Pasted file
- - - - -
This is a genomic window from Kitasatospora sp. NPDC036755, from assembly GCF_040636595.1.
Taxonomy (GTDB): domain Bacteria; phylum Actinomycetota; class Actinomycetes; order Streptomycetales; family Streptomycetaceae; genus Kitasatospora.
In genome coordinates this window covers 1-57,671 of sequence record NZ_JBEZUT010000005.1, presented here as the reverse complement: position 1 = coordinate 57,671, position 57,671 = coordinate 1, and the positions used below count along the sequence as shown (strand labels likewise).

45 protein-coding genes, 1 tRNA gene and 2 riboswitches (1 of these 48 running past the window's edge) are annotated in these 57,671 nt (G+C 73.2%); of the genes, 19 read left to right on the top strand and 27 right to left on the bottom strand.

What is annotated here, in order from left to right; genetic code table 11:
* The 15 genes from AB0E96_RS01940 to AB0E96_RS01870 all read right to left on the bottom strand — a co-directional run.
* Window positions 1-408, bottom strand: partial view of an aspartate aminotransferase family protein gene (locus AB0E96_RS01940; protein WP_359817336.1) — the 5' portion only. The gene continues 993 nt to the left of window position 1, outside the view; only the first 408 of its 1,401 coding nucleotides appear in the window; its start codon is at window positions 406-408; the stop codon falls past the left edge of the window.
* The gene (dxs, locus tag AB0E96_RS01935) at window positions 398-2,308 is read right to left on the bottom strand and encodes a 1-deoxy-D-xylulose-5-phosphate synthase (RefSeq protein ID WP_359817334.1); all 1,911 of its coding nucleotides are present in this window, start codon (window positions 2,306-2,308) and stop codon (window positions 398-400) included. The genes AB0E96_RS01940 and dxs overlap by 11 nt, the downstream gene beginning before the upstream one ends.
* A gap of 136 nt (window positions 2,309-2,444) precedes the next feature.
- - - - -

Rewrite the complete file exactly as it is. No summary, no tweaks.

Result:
This is a genomic window from Kitasatospora sp. NPDC036755, from assembly GCF_040636595.1.
Taxonomy (GTDB): domain Bacteria; phylum Actinomycetota; class Actinomycetes; order Streptomycetales; family Streptomycetaceae; genus Kitasatospora.
In genome coordinates this window covers 1-57,671 of sequence record NZ_JBEZUT010000005.1, presented here as the reverse complement: position 1 = coordinate 57,671, position 57,671 = coordinate 1, and the positions used below count along the sequence as shown (strand labels likewise).

45 protein-coding genes, 1 tRNA gene and 2 riboswitches (1 of these 48 running past the window's edge) are annotated in these 57,671 nt (G+C 73.2%); of the genes, 19 read left to right on the top strand and 27 right to left on the bottom strand.

What is annotated here, in order from left to right; genetic code table 11:
* The 15 genes from AB0E96_RS01940 to AB0E96_RS01870 all read right to left on the bottom strand — a co-directional run.
* Window positions 1-408, bottom strand: partial view of an aspartate aminotransferase family protein gene (locus AB0E96_RS01940; protein WP_359817336.1) — the 5' portion only. The gene continues 993 nt to the left of window position 1, outside the view; only the first 408 of its 1,401 coding nucleotides appear in the window; its start codon is at window positions 406-408; the stop codon falls past the left edge of the window.
* The gene (dxs, locus tag AB0E96_RS01935) at window positions 398-2,308 is read right to left on the bottom strand and encodes a 1-deoxy-D-xylulose-5-phosphate synthase (RefSeq protein ID WP_359817334.1); all 1,911 of its coding nucleotides are present in this window, start codon (window positions 2,306-2,308) and stop codon (window positions 398-400) included. The genes AB0E96_RS01940 and dxs overlap by 11 nt, the downstream gene beginning before the upstream one ends.
* A gap of 136 nt (window positions 2,309-2,444) precedes the next feature.